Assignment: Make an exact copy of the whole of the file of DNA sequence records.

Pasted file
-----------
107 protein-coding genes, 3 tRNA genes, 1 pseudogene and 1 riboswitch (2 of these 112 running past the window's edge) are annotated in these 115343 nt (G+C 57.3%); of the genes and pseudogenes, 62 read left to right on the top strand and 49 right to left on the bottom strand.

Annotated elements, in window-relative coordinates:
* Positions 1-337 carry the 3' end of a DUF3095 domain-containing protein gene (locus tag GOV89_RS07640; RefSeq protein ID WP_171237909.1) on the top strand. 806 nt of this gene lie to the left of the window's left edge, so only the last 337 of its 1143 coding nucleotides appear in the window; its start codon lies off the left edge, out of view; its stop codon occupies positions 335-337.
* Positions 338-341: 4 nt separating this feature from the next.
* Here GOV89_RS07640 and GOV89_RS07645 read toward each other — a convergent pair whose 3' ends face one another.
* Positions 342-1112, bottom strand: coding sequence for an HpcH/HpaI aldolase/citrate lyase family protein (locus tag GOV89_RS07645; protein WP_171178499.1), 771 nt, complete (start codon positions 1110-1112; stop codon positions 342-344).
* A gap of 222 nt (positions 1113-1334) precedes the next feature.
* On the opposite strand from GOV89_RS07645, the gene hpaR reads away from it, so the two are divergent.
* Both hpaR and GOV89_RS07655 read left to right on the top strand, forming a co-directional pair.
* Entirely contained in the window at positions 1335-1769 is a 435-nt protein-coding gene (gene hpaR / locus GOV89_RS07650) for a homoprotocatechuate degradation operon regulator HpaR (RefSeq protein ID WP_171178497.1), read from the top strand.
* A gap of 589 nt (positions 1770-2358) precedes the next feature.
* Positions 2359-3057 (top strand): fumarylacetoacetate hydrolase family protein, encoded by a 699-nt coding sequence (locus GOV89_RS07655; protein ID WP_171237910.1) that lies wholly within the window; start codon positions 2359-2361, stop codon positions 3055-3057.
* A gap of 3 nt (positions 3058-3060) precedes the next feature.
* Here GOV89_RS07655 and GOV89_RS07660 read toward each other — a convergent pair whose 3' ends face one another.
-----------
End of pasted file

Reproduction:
107 protein-coding genes, 3 tRNA genes, 1 pseudogene and 1 riboswitch (2 of these 112 running past the window's edge) are annotated in these 115343 nt (G+C 57.3%); of the genes and pseudogenes, 62 read left to right on the top strand and 49 right to left on the bottom strand.

Annotated elements, in window-relative coordinates:
* Positions 1-337 carry the 3' end of a DUF3095 domain-containing protein gene (locus tag GOV89_RS07640; RefSeq protein ID WP_171237909.1) on the top strand. 806 nt of this gene lie to the left of the window's left edge, so only the last 337 of its 1143 coding nucleotides appear in the window; its start codon lies off the left edge, out of view; its stop codon occupies positions 335-337.
* Positions 338-341: 4 nt separating this feature from the next.
* Here GOV89_RS07640 and GOV89_RS07645 read toward each other — a convergent pair whose 3' ends face one another.
* Positions 342-1112, bottom strand: coding sequence for an HpcH/HpaI aldolase/citrate lyase family protein (locus tag GOV89_RS07645; protein WP_171178499.1), 771 nt, complete (start codon positions 1110-1112; stop codon positions 342-344).
* A gap of 222 nt (positions 1113-1334) precedes the next feature.
* On the opposite strand from GOV89_RS07645, the gene hpaR reads away from it, so the two are divergent.
* Both hpaR and GOV89_RS07655 read left to right on the top strand, forming a co-directional pair.
* Entirely contained in the window at positions 1335-1769 is a 435-nt protein-coding gene (gene hpaR / locus GOV89_RS07650) for a homoprotocatechuate degradation operon regulator HpaR (RefSeq protein ID WP_171178497.1), read from the top strand.
* A gap of 589 nt (positions 1770-2358) precedes the next feature.
* Positions 2359-3057 (top strand): fumarylacetoacetate hydrolase family protein, encoded by a 699-nt coding sequence (locus GOV89_RS07655; protein ID WP_171237910.1) that lies wholly within the window; start codon positions 2359-2361, stop codon positions 3055-3057.
* A gap of 3 nt (positions 3058-3060) precedes the next feature.
* Here GOV89_RS07655 and GOV89_RS07660 read toward each other — a convergent pair whose 3' ends face one another.